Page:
Celtic Cable

Celtic Cable

Guest Book


Tuesday, September 23, 2014

Bit by Bit

Ahhhh, sweaters. Cardigans.

Just a pile of knitted panels that you have to sweat, cry, and agonize over sew together to make a lovely sweater.

I'd hoped the side panels would match just a little ...

I blocked it pretty tightly, hoping to make it light and airy as opposed to super-warm, since I'll be wearing it over something.

Anyway, I've started on the first sleeve. Then another sleeve, then the collar. I am knitting quickly, because it's getting chilly! 

In other news, I ran the Navy 5-Miler in DC on the 14th, and had a great time. 

Up at 0415, to catch the 0600 Orange Line train a half-hour's drive from my house. 

Missed the train, of course, but luckily there's a new Silver Line on the DC Metro, so I wasn't inconvenienced at all. I arrived at the National Mall with other runners at about 0630. 

The Washington Monument, finally free of the scaffolding from the 2011 earthquake damage (or was it 2010?) 

Last summer, I read that the head of the Parks Department doesn't like that tourists can go right up to and into the monuments; this jackass thinks that tourists should only be allowed to view OUR national monuments from a distant bus window. Just thinking of that makes me mad. These are OUR monuments. What the hell is wrong with him? These aren't just marble and concrete structures, these monuments represent the heart of our country. You take away the DC politics (and the bloody politicians) and these monuments represent Americans and the ideals that built this country.

 I can't imagine not being able to walk into the Lincoln Memorial and gaze up at Abe, or read the etchings in the walls. I can't believe that any of our Founding Fathers would have wanted to see us restricted in such a way.

From the Wiki page for the Lincoln Memorial

People like that should never be given positions of power. They just want to control and restrict, and they think people are just so many pests to be controlled.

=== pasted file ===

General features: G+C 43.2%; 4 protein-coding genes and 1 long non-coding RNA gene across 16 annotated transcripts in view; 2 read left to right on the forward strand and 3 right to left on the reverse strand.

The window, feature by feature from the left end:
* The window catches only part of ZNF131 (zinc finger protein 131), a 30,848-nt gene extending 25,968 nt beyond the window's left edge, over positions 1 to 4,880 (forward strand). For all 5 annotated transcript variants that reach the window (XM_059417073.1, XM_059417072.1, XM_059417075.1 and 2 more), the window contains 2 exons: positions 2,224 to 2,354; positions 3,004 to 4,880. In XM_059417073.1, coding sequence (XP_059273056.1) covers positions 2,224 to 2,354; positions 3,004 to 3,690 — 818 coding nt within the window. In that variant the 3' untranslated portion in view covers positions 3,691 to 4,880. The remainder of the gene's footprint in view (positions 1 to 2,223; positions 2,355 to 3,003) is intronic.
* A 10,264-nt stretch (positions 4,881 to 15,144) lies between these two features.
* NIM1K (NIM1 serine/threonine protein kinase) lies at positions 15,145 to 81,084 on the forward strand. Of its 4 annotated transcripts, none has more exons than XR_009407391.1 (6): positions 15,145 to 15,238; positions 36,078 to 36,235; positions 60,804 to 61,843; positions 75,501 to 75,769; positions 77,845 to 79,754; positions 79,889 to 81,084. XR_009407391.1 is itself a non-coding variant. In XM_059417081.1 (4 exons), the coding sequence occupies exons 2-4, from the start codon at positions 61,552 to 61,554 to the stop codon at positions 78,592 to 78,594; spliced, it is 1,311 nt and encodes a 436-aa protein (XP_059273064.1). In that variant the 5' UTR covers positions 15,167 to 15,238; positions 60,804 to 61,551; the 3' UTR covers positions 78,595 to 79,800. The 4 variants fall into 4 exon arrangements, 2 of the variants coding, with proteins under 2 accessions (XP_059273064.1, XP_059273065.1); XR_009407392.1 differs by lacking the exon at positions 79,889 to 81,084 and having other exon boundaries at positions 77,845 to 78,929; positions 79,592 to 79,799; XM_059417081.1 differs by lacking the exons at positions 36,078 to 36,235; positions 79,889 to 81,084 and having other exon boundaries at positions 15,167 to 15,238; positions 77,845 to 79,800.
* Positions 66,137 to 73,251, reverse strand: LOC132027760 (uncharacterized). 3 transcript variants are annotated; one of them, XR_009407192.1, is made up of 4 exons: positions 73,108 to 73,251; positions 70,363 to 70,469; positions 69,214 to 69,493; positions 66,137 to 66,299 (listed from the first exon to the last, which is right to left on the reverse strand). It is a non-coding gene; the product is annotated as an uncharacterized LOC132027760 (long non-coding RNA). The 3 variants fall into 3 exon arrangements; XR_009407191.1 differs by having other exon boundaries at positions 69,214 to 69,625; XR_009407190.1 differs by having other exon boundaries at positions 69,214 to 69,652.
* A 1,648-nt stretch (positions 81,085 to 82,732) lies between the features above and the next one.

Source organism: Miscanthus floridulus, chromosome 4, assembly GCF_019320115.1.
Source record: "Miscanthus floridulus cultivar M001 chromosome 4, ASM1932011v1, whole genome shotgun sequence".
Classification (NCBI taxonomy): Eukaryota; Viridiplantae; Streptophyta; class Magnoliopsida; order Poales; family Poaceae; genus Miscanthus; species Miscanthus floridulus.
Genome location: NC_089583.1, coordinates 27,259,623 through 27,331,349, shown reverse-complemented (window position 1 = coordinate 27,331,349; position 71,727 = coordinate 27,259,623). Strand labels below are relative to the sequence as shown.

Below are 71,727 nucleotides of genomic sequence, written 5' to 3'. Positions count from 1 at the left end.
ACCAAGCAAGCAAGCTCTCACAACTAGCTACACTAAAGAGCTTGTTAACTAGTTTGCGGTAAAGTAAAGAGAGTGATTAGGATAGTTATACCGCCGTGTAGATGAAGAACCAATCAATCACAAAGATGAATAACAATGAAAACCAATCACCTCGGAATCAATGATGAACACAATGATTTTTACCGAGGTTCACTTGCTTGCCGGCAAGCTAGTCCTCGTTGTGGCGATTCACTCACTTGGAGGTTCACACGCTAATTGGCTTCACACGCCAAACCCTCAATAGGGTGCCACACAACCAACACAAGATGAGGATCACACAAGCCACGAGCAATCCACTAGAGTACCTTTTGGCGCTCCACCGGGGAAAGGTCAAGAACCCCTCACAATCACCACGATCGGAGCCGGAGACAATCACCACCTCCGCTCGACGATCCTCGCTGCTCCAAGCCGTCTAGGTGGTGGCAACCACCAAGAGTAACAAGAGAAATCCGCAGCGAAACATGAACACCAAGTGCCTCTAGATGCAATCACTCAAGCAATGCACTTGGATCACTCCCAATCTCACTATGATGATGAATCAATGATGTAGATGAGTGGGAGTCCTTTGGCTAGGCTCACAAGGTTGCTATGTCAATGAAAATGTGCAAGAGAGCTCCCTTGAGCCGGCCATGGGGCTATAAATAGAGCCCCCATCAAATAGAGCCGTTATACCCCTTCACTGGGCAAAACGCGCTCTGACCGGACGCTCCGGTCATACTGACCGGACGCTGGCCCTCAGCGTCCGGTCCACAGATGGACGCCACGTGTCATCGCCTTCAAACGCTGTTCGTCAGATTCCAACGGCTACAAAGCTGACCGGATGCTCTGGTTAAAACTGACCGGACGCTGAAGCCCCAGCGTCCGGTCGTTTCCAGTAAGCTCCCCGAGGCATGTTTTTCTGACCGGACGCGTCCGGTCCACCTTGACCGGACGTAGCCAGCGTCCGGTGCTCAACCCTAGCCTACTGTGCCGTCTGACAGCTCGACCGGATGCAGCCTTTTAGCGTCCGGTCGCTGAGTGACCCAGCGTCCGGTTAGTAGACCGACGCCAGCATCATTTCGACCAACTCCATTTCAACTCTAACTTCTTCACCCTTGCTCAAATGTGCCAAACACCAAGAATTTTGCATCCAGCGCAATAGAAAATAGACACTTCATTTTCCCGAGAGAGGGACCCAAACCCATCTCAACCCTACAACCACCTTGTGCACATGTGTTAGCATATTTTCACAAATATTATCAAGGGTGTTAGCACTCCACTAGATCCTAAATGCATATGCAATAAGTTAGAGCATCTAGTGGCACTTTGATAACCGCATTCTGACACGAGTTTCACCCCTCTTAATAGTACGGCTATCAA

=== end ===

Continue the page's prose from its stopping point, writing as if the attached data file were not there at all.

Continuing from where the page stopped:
The Monument under Scaffolding, from Last year's 5-Miler

Back to the 5-Miler.

Despite the agonized look on my face, rest assured I am not in pain (it's the asthma that makes me keep my mouth open, so I can take deep breaths fast enough to get enough oxygen). I am actually having a great time! This was the Air Force Half-Marathon (which I will run next year) and Navy 5-miler, and there were wounded veterans in wheelchairs and on crutches participating. One young woman with a prosthetic leg walked one of the races on crutches, with her mom pushing her wheelchair in case she needed to sit (I don't know if she did the 5 or the half). Other wounded warriors zoomed past me in hand-bikes (hand-chairs?).

I always get so choked up seeing people, veteran or not, determinedly pushing themselves that hard to do something that a lot of able-bodied people don't do.

And then there's this guy, running the half and occasionally slowing down to juggle.

Afterward, I went and stood at the 13 mile flag marker and hollered encouragement to the half-marathoners finishing up. They found "The end is near!" particularly funny. 

Molly wants you to know that this blog post could not have been written without her assistance. 


  1. We were able to get close to the Monuments while there one year. I would have been very irritated if I couldn't have.

  2. Congrats on the race!! What a great place to run. That is terrible about the monuments. Is it a done deal or still in debate?

  3. Hooray for a great race! What a beautiful place to run a race too. Whenever I go to the Transplant Games, I get choked up too. We take it for granted everything we can do so seeing someone overcome obstacles to run that same race is truly inspiring.

    Your cardi is looking good.


I would love to hear from you!